As a Baby Boomer, I have fond memories of incredible snow storms and blizzards that literally left us house-bound for days in upstate New York. No cell phones. No computers. No accurate forecasts of coming storms (“this could be the storm of the century, folks”). No natural gas generators. No Ugg boots. No “Thinsulate”. No snowblowers as we know them today. When the snow started falling, we just hunkered down for the duration. We always had a freezer full of food and a box of dried milk on hand for emergencies. But then again, my memories are those of a child, who was just filled with awe and wonder at a world that could go from green to white in the blink of an eye, burying entire cars in drifts that reached up to and above our windowsills. Not impressed? We had a walk-out basement, and I’m talking about snow over the FIRST FLOOR (not basement) windows. But as a kid, I didn’t have to worry about what to do with the snow, how to get to work, whether or not the roof would hold, how close the basement was to flooding, or whether we had enough milk and bread to get by. I just worried about how soon I could get out into the stuff with my sled!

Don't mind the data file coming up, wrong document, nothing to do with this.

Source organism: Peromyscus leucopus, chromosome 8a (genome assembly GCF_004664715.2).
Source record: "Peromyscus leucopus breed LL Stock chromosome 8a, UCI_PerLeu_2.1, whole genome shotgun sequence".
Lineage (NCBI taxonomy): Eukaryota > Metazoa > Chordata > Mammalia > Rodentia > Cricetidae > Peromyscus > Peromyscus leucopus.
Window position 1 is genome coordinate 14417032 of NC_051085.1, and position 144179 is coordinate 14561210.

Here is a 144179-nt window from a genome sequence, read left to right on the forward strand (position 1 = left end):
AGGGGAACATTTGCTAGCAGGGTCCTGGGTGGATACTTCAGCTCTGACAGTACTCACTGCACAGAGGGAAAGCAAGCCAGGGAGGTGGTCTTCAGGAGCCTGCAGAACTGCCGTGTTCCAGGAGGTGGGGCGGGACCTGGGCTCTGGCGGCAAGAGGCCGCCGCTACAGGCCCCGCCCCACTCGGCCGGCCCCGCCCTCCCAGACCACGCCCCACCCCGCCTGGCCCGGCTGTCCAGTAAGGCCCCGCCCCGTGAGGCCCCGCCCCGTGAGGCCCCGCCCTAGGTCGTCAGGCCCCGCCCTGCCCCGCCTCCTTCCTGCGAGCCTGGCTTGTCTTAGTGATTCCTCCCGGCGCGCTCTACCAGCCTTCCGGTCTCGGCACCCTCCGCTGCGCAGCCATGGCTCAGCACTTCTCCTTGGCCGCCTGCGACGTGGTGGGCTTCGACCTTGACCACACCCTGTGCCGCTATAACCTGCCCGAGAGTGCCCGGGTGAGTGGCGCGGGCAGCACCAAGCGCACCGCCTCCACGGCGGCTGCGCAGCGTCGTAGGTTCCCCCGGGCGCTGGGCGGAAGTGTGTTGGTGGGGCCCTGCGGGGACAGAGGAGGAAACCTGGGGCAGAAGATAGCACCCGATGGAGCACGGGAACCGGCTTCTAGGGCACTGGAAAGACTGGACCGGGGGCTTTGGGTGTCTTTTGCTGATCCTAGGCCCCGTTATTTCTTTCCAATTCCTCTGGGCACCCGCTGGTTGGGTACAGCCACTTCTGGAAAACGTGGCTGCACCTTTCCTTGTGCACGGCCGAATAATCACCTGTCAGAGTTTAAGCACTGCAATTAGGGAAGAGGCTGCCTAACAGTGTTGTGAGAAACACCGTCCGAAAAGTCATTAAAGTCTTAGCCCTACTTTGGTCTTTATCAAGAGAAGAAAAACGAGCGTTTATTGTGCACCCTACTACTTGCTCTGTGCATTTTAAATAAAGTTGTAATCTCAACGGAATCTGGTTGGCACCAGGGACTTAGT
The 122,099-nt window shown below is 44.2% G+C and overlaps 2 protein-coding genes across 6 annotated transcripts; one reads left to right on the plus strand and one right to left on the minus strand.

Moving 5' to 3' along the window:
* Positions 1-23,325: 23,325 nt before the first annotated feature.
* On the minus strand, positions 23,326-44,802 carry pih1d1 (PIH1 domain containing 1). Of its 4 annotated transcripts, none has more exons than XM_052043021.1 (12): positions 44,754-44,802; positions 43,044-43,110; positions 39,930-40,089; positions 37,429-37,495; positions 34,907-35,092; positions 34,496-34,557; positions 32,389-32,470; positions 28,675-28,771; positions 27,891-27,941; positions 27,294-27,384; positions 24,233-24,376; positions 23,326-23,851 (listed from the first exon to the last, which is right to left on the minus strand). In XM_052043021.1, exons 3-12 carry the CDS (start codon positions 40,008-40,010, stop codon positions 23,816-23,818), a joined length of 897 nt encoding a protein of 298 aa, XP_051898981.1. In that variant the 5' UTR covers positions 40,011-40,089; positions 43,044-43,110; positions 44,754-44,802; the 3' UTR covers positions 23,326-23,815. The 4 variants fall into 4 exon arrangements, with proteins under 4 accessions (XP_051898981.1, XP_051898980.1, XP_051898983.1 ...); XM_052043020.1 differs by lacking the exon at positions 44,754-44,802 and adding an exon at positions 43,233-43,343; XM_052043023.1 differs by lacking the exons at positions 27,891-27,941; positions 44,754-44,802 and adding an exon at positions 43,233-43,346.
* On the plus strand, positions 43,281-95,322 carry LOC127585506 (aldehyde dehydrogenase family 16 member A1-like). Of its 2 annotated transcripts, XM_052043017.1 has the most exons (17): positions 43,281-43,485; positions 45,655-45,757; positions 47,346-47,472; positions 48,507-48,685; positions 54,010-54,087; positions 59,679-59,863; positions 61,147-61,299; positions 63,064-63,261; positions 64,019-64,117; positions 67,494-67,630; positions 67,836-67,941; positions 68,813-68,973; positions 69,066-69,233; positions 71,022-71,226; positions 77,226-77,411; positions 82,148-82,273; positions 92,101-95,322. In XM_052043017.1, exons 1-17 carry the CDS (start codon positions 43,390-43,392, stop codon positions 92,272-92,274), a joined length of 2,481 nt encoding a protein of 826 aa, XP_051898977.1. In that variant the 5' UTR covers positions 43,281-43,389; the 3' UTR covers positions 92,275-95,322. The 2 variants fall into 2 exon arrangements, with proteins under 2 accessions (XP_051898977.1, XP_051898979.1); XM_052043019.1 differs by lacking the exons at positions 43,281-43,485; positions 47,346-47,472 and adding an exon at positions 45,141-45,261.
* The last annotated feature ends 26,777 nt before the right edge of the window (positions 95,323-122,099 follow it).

But more than forty years have passed since then, and my attitude has changed towards snow. It took a while. I learned how to drive in this area, so snow frankly never scared me. Through my twenties, I just never blinked at it. Slap on the old metal-studded snow tires (long illegal), and my big heavy car would go through anything. Bundle up in layers and deal with it – that was my philosophy. In my thirties, not much changed. I’d lived enough life by thirty to know that bad things can happen. Cars can land in ditches.
Did you know that a Ford Mustang plowing off the edge of the road and down a steep slope in new snow can feel like you’re driving through a giant marshmallow, or a huge down pillow? Whoosh! And then the white stuff buries the hood of the car (and fortunately stops the vehicle before I connected with that telephone pole). Ice can land you on your fanny in a parking lot faster than you can even begin to blink. Driveways have to shoveled, one way or the other. Yes, stuff happens as you get older. And as I hit my forties, winter started becoming starkly less attractive. I think I began running out of patience with it by age forty-six. Pretty? Yes. Lots of lots of backbreaking work? Definitely.